Congressman Adrian Smith says the failure of CoOportunity Health raises serious questions about the Affordable Care Act.
CoOportunity will be liquidated at the end of the month after the Iowa Insurance Commissioner, charged with attempting to rehabilitate the non-profit health insurance cooperative, told a court it couldn’t be saved.
CoOportunity received $146 million in federal funds under the Affordable Care Act. It began issuing health coverage in Iowa and Nebraska in 2013. Simply put, medical claims made against insurance policies issued by CoOportunity greatly exceeded its ability to pay. The Iowa Division of Insurance expects to wind down company operations under court supervision. Health guaranty associations will pay the claims made in both states.
Smith says the collapse of CoOportunity disturbs him.
“So, taxpayer dollars have been spent and now it appears that many Nebraskans and Iowans will be without health insurance, all as a result of Obamacare,” Smith tells Nebraska Radio Network.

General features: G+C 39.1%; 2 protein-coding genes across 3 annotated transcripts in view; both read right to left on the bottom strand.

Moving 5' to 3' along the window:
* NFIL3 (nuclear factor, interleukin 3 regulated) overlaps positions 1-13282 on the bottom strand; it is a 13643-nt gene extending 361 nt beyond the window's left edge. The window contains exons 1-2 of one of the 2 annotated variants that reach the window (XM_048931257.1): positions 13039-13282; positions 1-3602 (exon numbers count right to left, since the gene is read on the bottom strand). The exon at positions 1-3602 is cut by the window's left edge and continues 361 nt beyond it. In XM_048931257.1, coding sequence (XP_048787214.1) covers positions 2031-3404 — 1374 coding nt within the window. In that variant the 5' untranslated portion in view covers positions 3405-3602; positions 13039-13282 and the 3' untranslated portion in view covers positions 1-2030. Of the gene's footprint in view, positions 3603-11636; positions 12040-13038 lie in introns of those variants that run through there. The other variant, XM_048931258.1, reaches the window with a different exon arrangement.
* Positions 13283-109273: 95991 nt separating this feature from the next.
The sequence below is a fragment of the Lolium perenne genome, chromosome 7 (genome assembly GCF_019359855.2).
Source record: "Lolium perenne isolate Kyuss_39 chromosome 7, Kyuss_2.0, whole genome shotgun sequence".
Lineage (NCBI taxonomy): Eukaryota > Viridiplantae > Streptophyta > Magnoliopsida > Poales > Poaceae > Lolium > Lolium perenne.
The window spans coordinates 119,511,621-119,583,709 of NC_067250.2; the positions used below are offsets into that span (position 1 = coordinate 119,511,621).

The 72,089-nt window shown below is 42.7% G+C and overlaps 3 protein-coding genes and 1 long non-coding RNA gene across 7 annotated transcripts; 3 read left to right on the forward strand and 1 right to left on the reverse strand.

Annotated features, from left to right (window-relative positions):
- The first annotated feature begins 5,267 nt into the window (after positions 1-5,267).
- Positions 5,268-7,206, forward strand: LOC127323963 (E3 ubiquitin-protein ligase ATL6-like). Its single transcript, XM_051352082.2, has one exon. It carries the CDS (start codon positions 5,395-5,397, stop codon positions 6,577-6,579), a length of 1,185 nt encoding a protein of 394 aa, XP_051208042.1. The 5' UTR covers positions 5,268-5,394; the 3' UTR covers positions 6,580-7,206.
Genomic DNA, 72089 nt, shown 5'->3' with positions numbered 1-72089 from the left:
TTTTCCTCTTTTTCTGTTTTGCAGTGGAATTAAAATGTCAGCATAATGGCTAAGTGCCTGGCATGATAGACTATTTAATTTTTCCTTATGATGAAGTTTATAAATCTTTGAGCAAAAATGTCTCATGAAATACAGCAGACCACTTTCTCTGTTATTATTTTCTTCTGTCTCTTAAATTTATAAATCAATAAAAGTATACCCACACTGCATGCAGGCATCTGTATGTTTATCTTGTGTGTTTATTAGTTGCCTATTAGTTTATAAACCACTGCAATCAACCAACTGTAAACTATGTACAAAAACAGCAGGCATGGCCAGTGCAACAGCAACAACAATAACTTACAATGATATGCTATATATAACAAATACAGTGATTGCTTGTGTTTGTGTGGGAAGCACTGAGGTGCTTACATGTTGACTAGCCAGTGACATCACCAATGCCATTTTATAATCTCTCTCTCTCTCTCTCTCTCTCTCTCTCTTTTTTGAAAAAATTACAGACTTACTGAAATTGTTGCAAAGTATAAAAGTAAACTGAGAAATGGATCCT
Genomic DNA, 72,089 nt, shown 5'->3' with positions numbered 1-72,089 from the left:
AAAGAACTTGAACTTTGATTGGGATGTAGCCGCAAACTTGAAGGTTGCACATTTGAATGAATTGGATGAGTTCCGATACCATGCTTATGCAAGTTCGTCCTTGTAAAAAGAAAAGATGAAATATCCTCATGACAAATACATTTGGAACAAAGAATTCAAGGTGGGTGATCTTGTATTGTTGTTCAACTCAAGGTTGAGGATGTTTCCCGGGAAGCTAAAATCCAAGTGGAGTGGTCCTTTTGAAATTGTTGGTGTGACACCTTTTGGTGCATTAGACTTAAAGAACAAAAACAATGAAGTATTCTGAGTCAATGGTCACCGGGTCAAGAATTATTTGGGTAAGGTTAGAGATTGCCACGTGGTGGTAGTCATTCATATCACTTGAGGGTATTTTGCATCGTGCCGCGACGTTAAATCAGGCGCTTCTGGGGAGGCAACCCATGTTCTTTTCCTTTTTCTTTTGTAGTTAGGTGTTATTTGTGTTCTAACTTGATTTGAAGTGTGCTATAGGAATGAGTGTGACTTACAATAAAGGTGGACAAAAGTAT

Smith has written Health Secretary Sylvia Burwell seeking answers for what the 40,000 Nebraskans now without health insurance need to do.
“With all of the millions of dollars being used and apparently that’s not even enough to sustain this co-op, we have a lot of questions,” Smith says.
CoOportunity was one of 23 co-ops established under the health care law.
Smith says the fate of CoOportunity raises fundamental questions about the sustainability of the Affordable Care Act.
AUDIO: Brent Martin reports [:45]